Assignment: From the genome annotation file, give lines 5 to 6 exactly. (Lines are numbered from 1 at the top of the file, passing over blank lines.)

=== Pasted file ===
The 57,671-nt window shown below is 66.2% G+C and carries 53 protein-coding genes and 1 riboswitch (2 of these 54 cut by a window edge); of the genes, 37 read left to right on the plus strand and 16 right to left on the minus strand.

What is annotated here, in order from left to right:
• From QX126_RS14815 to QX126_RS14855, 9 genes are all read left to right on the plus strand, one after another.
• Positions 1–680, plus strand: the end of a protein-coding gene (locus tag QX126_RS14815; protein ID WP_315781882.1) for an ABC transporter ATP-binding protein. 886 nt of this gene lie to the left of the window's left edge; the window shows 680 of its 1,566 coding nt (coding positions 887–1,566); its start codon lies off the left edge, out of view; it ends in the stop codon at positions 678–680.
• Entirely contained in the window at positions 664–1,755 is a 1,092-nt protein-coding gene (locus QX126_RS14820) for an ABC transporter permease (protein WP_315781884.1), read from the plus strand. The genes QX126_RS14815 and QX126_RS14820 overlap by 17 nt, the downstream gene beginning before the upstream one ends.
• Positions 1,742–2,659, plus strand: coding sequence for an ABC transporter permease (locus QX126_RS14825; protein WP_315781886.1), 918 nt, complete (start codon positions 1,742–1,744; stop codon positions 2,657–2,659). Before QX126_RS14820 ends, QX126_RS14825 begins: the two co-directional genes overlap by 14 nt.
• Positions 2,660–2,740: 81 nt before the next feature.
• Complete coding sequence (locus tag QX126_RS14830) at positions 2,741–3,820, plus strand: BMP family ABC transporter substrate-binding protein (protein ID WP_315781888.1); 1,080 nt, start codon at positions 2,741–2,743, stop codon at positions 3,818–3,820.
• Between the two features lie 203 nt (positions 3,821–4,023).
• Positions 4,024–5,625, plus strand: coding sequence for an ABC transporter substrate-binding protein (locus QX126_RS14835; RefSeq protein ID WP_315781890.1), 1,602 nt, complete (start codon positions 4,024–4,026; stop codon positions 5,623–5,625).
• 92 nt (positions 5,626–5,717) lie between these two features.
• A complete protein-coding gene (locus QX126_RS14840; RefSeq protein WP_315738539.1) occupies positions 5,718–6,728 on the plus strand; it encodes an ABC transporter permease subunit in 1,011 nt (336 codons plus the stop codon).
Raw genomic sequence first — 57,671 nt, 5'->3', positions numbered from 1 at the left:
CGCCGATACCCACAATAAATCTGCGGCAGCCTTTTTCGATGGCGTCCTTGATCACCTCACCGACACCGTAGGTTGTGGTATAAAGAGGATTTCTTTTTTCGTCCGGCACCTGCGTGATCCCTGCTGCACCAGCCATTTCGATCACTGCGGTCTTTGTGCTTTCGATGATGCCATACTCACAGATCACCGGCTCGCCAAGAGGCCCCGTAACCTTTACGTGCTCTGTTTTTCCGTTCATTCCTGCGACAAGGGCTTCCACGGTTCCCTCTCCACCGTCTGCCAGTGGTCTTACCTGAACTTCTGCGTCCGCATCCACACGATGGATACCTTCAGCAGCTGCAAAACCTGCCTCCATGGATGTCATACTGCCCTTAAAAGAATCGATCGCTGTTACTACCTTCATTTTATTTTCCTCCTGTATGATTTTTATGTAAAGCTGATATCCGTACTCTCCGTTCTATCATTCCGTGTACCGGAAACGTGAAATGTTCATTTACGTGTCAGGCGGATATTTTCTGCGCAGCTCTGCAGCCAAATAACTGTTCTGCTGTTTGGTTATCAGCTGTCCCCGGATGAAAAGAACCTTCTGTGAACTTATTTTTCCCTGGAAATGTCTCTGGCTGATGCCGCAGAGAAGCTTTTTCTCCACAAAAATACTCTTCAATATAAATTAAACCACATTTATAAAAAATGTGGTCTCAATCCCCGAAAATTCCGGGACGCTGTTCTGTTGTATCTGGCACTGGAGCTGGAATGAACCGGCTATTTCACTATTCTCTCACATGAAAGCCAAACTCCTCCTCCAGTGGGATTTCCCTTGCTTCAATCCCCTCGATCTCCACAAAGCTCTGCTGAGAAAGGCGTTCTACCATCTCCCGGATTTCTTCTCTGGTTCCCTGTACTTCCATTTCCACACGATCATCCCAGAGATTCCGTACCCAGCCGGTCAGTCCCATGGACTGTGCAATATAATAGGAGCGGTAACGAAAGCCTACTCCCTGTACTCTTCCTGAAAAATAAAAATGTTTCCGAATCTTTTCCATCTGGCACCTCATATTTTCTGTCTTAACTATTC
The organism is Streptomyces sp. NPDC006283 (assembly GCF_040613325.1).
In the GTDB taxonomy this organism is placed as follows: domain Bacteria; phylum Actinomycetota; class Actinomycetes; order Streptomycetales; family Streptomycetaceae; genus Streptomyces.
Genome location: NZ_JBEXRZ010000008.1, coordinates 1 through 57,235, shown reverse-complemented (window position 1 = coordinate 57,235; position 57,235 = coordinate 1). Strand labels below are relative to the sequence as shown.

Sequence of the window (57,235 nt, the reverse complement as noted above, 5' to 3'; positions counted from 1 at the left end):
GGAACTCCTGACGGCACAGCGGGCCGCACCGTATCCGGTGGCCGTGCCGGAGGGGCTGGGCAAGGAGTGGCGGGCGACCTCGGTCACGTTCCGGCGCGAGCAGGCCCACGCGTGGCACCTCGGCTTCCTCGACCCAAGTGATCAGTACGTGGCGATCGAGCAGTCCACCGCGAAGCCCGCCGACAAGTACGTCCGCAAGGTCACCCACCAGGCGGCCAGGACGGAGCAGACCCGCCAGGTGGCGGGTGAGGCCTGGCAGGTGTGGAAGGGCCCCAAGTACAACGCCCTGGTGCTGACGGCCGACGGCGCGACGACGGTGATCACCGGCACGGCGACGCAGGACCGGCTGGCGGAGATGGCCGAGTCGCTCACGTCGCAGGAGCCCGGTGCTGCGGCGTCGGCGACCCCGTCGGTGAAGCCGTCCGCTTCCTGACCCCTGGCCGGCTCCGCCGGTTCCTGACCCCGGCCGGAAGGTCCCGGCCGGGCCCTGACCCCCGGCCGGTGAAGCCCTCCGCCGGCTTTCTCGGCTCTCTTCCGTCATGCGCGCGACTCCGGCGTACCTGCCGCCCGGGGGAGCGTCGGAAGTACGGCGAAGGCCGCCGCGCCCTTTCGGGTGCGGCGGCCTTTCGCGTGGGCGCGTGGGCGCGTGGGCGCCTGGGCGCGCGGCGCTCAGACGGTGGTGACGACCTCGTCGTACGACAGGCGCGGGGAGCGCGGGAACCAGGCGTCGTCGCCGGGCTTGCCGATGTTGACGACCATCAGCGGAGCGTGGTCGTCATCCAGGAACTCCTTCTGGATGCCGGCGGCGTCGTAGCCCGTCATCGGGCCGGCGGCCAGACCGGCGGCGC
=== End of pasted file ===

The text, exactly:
• Entirely contained in the window at positions 664–1,755 is a 1,092-nt protein-coding gene (locus QX126_RS14820) for an ABC transporter permease (protein WP_315781884.1), read from the plus strand. The genes QX126_RS14815 and QX126_RS14820 overlap by 17 nt, the downstream gene beginning before the upstream one ends.
• Positions 1,742–2,659, plus strand: coding sequence for an ABC transporter permease (locus QX126_RS14825; protein WP_315781886.1), 918 nt, complete (start codon positions 1,742–1,744; stop codon positions 2,657–2,659). Before QX126_RS14820 ends, QX126_RS14825 begins: the two co-directional genes overlap by 14 nt.